Quebec introduces bill that includes expanded consent to euthanasia
Quebec lawmakers have introduced legislation that, if passed, will expand medical assistance in dying (MAID) and allow people to ask for it before a terminal illness disables them.
Bill 11, tabled Thursday by Sonia Bélanger, the minister responsible for senior citizens, amends the End-of-Life Care Act to allow people to apply for MAID early.
“MAID is end-of-life care and I emphasize the word ‘care’. It’s caring that allows people to live their final moments the way they want to,” Bélanger said at an afternoon news conference in Quebec City.
“The measures presented in this bill have been thought through and supported by the opinions of citizens and experts, and we have the opportunity to continue our reflections accompanied by various groups that will come to present their positions.”
If passed, it will allow people suffering from degenerative diseases such as Alzheimer’s to apply for MAID and receive early consent.
In the spring of 2022, lawmakers had proposed changes to Quebec’s MAID framework to allow for expanded consent, but they decided at the time to postpone legislative changes as more discussion was needed.
In its current form, Bill 11 would establish a set of guidelines by which an individual may make a pre-enquiry for MAID. They must be suffering from a serious and incurable illness or, if the law is passed, a “severe and incurable neuromotor disability”.
They must then submit a free and informed application – notarized or made in the presence of witnesses – describing the level of suffering they no longer wish to tolerate.
Once the patient is incapacitated by their illness, two professionals would need to agree that the patient would experience the level of suffering they described in their application before MAID can be administered.
Accordingly, a patient who is capable of giving consent can withdraw his application for an advance payment at any time.
Bill 11 would also require palliative care hospices to offer MAID. Not all palliative care hospices currently offer it, which Bélanger says is forcing some Quebecers to take ambulances to facilities where they can receive the procedure.
The bill would expand the end-of-life care that specialty nurses can provide, allowing them to administer “continuous palliative sedation” throughout the end of life.
Quebec law does not extend MAID to people with mental disorders such as depression, stating that “a mental disorder is not considered an illness”.
Bélanger said that consultations with medical professionals, the public and stakeholders failed to develop a consensus on including mental disorders in MAID legislation, so Quebec is excluding them.
Before the bill can be passed, a consultation process takes place.
Marc Tanguay, the interim leader of the Quebec Liberal Party, said his party will allow its MNAs to freely vote on the bill at their conscience and he expects an important, impartial discussion before a vote.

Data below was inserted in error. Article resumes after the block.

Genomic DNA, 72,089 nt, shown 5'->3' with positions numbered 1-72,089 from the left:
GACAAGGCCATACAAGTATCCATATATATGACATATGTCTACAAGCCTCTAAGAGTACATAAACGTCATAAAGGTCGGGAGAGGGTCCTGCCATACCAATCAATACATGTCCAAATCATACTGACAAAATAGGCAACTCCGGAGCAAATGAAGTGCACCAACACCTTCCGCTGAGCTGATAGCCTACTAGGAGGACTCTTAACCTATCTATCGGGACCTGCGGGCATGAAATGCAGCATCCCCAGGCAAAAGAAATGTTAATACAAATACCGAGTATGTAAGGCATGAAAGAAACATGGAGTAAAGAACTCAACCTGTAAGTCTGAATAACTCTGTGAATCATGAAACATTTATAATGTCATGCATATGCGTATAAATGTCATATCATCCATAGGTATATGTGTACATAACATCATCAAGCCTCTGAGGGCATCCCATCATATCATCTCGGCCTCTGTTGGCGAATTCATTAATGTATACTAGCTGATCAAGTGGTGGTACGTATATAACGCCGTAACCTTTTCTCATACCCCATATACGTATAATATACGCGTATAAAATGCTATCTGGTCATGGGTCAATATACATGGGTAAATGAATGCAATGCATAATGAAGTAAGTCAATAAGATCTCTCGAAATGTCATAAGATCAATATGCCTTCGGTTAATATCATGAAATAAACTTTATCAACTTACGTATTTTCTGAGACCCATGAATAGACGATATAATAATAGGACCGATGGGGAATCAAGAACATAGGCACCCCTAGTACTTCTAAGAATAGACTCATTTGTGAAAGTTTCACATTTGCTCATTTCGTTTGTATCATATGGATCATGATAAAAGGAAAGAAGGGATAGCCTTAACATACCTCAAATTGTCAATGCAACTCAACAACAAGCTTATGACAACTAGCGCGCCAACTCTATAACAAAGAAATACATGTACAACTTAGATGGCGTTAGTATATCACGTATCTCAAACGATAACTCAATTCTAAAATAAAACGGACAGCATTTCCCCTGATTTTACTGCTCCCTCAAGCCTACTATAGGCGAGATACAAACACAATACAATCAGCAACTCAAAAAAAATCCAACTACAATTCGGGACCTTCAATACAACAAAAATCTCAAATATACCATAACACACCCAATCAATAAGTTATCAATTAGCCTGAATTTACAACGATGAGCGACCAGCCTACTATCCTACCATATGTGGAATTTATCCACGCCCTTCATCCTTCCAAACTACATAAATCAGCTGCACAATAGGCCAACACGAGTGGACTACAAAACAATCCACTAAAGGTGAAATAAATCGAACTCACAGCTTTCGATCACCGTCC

“We must work diligently but seriously so that the law is clear and applied consistently throughout Quebec,” he said.
The Quebec Association for the Right to Die with Dignity hailed the law as a step forward for patients’ rights.
“Thanks to advance inquiries, people affected by a cognitive neurodegenerative disease can decide on medical euthanasia at a later date. This change offers them a peaceful end to life,” says Dr. Georges L’Espérance, the association’s president and a MAID practitioner, said in a statement.
On Wednesday, Living with Dignity, a group that opposes MAID and advocates improved medical and palliative care in place of the procedure, posted a message on social media opposing the expansion of MAID in Quebec.
“We hope that the forthcoming debates will also highlight the many pitfalls of medically assisted dying of incapacitated persons, even upon prior request,” the organization wrote, adding that there are “major ethical issues that warrant full deliberation in the parliamentary committee.” earn”.
The federal government legalized MAID in June 2016 — after Quebec had already done so — but initially only those whose deaths were “reasonably foreseeable” qualified. This essentially limited MAID to people with terminal illnesses who were nearing the end of their lives.
In October 2020, the federal government expanded the law, removing the requirement of reasonably foreseeable deaths. The amendment allowed people with “serious and terminal illness, disease or disability [excluding mental illness, for now]” to qualify for MAID.
Patients must also be in an “advanced state of irreversible decline in performance” and endure intolerable suffering “that cannot be relieved under conditions the person finds acceptable”.
Provinces and territories have their own regulations and guidelines for implementing MAID.
Currently, Quebec law requires that an individual be able to provide informed consent at the time of receiving MAID, which excludes individuals with degenerative diseases, including Alzheimer’s disease.
In December 2021, a bipartisan committee recommended that adults in Quebec who have been diagnosed with terminal and incapacitating illnesses may apply for MAID early before their illness renders them incapacitated.
Canadians whose sole medical condition is a mental illness, such as depression or a personality disorder, are scheduled to be eligible for MAID under federal rules in March 2024. Such requests were originally set to be legalized later this year, but Attorney General David Lametti said a delay was necessary to allow the medical community to prepare for the complexity of these cases.
Between April 2021 and March 2022, 5.1 percent of Quebec deaths were due to MAID.
But the latest figures from Radio-Canada show the number is growing: Up to seven percent of all deaths in Quebec are now the result of MAID. The figure cements Quebec as the jurisdiction with more medically-assisted deaths per capita than anywhere else in the world.